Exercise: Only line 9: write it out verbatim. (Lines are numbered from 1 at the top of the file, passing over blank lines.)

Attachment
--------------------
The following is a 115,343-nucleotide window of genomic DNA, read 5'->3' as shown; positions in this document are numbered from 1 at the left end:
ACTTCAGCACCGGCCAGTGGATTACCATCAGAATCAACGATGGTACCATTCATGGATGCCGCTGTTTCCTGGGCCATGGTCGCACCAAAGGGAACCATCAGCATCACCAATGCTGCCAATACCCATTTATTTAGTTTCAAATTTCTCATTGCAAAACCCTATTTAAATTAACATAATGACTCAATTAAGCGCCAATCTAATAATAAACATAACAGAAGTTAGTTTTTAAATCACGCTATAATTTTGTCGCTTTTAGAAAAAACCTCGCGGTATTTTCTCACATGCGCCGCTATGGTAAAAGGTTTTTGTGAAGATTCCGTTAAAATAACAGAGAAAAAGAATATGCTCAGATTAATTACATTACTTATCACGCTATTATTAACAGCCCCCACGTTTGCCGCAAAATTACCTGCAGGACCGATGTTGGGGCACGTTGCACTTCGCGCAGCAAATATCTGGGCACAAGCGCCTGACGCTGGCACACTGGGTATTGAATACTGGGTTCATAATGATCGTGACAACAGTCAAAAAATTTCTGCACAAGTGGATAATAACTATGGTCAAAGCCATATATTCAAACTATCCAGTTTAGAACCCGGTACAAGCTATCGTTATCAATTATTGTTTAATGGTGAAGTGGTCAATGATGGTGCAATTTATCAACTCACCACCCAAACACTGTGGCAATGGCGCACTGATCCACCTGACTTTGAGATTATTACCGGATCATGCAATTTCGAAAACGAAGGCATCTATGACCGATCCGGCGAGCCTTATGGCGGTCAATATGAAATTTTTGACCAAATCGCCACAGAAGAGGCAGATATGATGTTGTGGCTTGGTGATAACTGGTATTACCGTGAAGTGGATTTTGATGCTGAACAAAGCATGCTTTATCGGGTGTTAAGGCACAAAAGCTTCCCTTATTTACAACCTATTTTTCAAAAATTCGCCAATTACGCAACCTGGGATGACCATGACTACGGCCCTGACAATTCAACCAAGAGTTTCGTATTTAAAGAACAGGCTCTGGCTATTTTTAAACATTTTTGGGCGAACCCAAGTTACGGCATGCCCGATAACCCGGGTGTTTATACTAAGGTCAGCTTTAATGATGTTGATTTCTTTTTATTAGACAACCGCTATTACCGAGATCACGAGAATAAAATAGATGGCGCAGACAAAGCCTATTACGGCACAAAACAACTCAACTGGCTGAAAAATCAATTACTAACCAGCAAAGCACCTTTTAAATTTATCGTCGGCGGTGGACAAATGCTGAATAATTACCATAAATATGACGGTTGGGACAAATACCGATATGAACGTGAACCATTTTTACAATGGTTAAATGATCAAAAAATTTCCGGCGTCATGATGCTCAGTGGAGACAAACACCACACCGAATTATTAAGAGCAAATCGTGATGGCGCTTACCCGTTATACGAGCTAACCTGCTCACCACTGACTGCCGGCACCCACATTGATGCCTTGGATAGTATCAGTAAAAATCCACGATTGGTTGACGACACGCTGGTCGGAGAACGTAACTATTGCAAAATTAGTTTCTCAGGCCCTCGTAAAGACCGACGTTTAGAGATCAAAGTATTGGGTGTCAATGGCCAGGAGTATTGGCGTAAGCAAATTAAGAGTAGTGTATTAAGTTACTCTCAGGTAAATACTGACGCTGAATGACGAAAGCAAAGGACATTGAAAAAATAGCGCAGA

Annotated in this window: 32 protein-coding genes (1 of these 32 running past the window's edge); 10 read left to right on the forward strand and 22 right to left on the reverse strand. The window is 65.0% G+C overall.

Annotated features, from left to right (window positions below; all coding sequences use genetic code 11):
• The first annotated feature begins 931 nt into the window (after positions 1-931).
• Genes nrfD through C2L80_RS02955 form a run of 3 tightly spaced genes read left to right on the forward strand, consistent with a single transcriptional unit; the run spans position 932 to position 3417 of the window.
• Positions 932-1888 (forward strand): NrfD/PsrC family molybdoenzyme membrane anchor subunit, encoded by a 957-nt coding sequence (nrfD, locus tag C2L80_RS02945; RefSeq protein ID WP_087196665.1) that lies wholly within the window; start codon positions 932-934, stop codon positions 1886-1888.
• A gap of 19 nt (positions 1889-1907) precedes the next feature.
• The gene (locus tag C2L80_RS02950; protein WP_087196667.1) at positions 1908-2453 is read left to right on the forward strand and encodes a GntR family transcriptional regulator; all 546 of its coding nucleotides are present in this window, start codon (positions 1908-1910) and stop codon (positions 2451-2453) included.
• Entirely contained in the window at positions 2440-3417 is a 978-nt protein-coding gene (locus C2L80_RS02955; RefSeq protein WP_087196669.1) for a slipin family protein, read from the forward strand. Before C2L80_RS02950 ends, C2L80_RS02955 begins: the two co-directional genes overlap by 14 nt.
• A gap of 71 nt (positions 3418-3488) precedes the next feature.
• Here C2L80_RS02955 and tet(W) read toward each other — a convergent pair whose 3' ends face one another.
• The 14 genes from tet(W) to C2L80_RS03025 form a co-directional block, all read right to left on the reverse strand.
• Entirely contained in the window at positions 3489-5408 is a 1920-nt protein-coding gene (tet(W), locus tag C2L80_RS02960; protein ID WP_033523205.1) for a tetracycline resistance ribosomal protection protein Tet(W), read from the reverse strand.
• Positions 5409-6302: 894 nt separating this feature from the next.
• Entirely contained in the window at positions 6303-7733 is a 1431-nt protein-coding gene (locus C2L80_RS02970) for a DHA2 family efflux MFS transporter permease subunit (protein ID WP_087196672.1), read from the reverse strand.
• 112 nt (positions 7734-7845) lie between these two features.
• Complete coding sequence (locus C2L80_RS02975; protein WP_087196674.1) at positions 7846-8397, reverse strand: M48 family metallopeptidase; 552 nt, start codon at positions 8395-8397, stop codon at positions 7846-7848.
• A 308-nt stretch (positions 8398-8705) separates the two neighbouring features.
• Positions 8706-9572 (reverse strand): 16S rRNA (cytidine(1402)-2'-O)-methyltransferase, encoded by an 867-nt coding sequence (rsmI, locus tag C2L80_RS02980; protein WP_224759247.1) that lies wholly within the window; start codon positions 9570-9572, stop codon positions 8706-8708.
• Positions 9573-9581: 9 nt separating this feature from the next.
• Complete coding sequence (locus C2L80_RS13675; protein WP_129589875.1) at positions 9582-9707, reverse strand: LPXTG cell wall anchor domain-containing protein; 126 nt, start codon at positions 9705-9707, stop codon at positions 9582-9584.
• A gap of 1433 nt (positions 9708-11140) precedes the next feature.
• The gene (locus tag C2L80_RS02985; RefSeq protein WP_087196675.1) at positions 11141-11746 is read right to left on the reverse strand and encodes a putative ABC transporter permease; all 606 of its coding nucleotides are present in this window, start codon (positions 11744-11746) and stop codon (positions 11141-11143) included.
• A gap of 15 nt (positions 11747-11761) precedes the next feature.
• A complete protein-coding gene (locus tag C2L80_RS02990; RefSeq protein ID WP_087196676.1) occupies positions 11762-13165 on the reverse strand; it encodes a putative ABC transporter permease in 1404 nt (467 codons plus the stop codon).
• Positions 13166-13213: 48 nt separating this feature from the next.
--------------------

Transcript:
• The gene (locus tag C2L80_RS02950; protein WP_087196667.1) at positions 1908-2453 is read left to right on the forward strand and encodes a GntR family transcriptional regulator; all 546 of its coding nucleotides are present in this window, start codon (positions 1908-1910) and stop codon (positions 2451-2453) included.